A win would give the Tar Heels the ACC regular-season title outright for the first time since 1993 and only three years after three seniors on the team and their fans had suffered through an 8--20 debacle. A loss to Duke would still leave them in first place but with a hollow title after having been swept by the Blue Devils a second straight season.

If Williams didn't beat Krzyzewski soon, the comparison he had tried so hard to avoid would stick like Velcro. His second Tar Heel team was ranked higher than Duke with fewer losses in both the ACC and overall. The Blue Devils were down to six healthy dependable players; despite not having ill Rashad McCants for the fourth consecutive game, Carolina was still deeper.

There was also the emotion of playing at home in front of a sold-out crowd of nearly twenty-two thousand fans on Senior Day for Jackie Manuel, Melvin Scott, and Jawad Williams, the trio that had somehow survived two years and 36 defeats under coach Matt Doherty. UNC had everything in its favor. The Tar Heels had to win.

Roy Williams knew that. On Sunday morning, he told Smith Center Director Angie Bitting to have two tall ladders in the tunnel after the game.

Two hours before the 4:00 p.m. tip-off, thousands of fans had descended upon the Dean Dome, hanging around in sunny, (60-degree weather. Thirsting to beat the Blue Devils, they had the hottest and most valuable tickets of any Duke-Carolina game in memory. A seller's market if there were any sellers.

A Chapel Hill man was there with his two grade-school daughters. He was offered $5,000 for his three tickets. "I have a choice for you," he said to his girls, "I can sell these tickets and we can all go to Disney World next week. Or we can go to the game." They tugged at his hand and kept walking.

Duke's team bus pulled into the tunnel beneath the arena at 2:30 p.m. Krzyzewski was greeted by John Dubis, UNC class of 1990 and the operative assigned to guide and guard all opposing coaches. Dubis led the Duke party to its two locker rooms, one for the Blue Devils and one for the coaches, primarily Krzyzewski, who once inside took off his expensive suit jacket, hung it in a locker and spread the game plan out on one bench.

Krzyzewski didn't like the characterization that this was one of his better coaching jobs. With his ill or injured players missing a total of twenty-nine games, he had used ten different starting lineups. After losing at Maryland and Virginia Tech, he started walk-ons Patrick Davidson and Patrick Johnson against Wake Forest to send a message to his team because "these were the only two guys who believe in me." Krzyzewski was crazed that night, screaming at the officials from first minute of the game when Davidson committed a blatant foul on Wake's Chris Paul. Duke won the war 102--92 to snap the rare two-game losing streak.

Once considered a defensive coach whose teams were vulnerable when playing five-on-five half-court basketball, Krzyzewski had conceived an offense that got the ball inside easily to center Shelden Williams while relying on J. J. Redick's radar from the perimeter. Using the double-teaming attention paid to Redick, Duke still liked to run but also worked patiently to create open shots for Daniel Ewing and lefty Lee Melchionni as their third and fourth scoring options.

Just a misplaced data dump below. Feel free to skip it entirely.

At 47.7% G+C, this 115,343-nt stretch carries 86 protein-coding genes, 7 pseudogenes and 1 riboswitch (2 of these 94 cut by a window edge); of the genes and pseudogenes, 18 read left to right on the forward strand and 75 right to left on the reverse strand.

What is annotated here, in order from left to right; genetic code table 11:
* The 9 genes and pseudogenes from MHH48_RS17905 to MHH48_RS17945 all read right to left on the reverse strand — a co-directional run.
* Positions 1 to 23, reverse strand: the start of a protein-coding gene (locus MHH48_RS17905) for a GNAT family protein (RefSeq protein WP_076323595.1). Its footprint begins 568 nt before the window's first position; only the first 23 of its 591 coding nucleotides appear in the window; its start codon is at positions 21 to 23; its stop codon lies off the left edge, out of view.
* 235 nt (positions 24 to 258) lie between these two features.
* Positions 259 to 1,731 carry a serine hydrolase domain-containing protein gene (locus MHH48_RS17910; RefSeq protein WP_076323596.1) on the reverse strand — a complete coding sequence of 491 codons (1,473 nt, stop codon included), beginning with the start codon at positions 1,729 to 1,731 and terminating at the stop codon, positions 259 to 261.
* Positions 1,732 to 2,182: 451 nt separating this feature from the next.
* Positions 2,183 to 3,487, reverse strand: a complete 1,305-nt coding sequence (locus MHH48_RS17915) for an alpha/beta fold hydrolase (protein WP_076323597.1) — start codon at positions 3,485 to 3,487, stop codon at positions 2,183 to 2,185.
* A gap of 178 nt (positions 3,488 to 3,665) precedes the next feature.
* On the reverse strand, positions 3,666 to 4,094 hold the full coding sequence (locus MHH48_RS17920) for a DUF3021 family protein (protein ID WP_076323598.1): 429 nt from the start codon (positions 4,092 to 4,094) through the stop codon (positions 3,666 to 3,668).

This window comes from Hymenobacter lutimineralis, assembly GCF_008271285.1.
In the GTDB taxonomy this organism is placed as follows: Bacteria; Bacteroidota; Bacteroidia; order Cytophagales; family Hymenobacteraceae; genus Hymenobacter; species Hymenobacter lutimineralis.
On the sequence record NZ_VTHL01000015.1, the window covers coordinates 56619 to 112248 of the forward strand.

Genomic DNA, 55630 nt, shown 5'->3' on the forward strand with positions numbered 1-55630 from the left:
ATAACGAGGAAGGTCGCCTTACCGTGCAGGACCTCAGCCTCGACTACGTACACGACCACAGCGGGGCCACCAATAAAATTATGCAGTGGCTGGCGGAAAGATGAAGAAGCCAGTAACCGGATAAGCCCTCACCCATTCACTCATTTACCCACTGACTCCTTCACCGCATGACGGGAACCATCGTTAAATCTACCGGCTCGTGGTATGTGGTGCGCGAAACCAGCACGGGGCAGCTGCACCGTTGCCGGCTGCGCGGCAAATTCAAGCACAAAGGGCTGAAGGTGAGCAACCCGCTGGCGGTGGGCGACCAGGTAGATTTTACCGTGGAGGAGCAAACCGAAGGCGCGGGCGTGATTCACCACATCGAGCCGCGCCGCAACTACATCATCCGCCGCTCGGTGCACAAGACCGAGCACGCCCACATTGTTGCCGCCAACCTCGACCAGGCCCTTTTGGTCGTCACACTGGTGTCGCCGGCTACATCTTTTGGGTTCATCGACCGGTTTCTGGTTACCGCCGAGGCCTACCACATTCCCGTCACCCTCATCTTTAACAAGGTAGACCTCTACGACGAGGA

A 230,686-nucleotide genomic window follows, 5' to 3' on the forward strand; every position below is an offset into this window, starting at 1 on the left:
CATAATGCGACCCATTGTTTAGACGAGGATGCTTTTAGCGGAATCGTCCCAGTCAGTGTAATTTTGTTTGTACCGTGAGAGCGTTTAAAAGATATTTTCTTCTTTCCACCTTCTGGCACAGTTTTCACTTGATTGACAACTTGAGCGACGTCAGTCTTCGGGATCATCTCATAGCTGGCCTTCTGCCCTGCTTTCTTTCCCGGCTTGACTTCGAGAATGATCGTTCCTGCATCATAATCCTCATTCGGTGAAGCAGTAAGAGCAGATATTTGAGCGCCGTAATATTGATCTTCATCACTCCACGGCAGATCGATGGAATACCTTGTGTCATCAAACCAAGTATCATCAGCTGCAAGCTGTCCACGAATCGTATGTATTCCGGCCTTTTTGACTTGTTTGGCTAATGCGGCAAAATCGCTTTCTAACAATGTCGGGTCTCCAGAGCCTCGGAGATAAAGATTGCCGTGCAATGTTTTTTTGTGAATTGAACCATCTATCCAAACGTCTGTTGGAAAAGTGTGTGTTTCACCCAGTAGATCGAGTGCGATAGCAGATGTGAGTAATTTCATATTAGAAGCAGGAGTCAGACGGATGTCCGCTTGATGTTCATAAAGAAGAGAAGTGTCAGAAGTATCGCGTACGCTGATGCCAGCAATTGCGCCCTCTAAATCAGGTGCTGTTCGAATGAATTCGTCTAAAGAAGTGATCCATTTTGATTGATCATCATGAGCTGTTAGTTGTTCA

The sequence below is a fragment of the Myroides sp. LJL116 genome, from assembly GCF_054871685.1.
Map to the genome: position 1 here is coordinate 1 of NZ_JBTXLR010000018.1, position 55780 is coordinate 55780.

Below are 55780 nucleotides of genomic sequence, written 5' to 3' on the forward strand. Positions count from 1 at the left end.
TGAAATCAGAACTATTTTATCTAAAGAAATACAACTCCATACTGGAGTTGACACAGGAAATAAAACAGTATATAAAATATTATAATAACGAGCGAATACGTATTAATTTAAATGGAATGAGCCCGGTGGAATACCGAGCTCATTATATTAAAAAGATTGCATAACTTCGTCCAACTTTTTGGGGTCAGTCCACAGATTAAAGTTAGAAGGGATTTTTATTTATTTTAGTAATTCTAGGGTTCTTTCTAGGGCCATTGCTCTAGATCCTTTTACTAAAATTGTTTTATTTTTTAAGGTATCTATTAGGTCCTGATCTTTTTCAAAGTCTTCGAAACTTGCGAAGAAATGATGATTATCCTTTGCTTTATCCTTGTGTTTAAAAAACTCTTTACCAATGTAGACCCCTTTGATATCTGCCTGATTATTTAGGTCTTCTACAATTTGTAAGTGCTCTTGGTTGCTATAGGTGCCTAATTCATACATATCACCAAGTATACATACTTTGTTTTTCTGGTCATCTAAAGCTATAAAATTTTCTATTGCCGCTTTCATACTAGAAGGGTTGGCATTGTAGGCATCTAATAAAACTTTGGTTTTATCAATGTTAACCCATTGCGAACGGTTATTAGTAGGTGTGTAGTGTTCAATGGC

They had won their first 15 games, during which Krzyzewski reached 700 career victories, but 4 midseason losses, including 2 to Maryland, had locked the Blue Devils out of first place and rendered the finale with Carolina to rivalry-game status. It was a rivalry he had owned since a year after Smith retired in 1997.

His players went out to warm up with the assistant coaches while he remained in seclusion. They returned just before game time, and, after meeting with them briefly, Krzyzewski put his jacket back on and gathered his papers. He waited until they took the court before walking down the corridor by himself, trailing Dubis by a few feet. It was exactly the same routine he used every year Duke played in Chapel Hill. His pregame ritual was military to the minute.

Something else happened again, as it had without fail when the Duke coach entered the playing court and faced what Dubis called a "wave of hate, a blast of white noise that is really loud."

As Krzyzewski passed through the tunnel, a plastic baggie of cheese dangled on a string from above the railing. The coach Tar Heel fans called "Rat Face" for his pointy nose and narrow jaw was in the house.

He did not see the cheese, or anything else specifically, looking stone-faced and straight ahead as he strode purposefully along the baseline behind Dubis. His expression broke when he reached Williams. They chatted cheek-to-cheek; several photographers closed in to capture the moment. After the national anthem and lineup introductions, the starters shook hands around the center circle, the din rose again and the ball was in the air. The game college basketball fans, near and far, saw as the unofficial start of post-season was under way. Duke-Carolina on the last weekend.

Duke scored first against UNC's Senior Day lineup that started two walk-ons. Redick's first three-pointer gave the Blue Devils a 5--0 lead, his step-back jumper made it 16--9 and his second "three" from way out on the left opened Duke's biggest lead at 19--11. Nervous noise rose whenever he touched the ball.

Playing without injured point guard Sean Dockery, Duke was using Redick and Ewing to handle the ball and get into its motion offense. The Blue Devils had the ability to look chaotic and organized in the same possession, but once Redick or Williams had the ball within range, it was going up.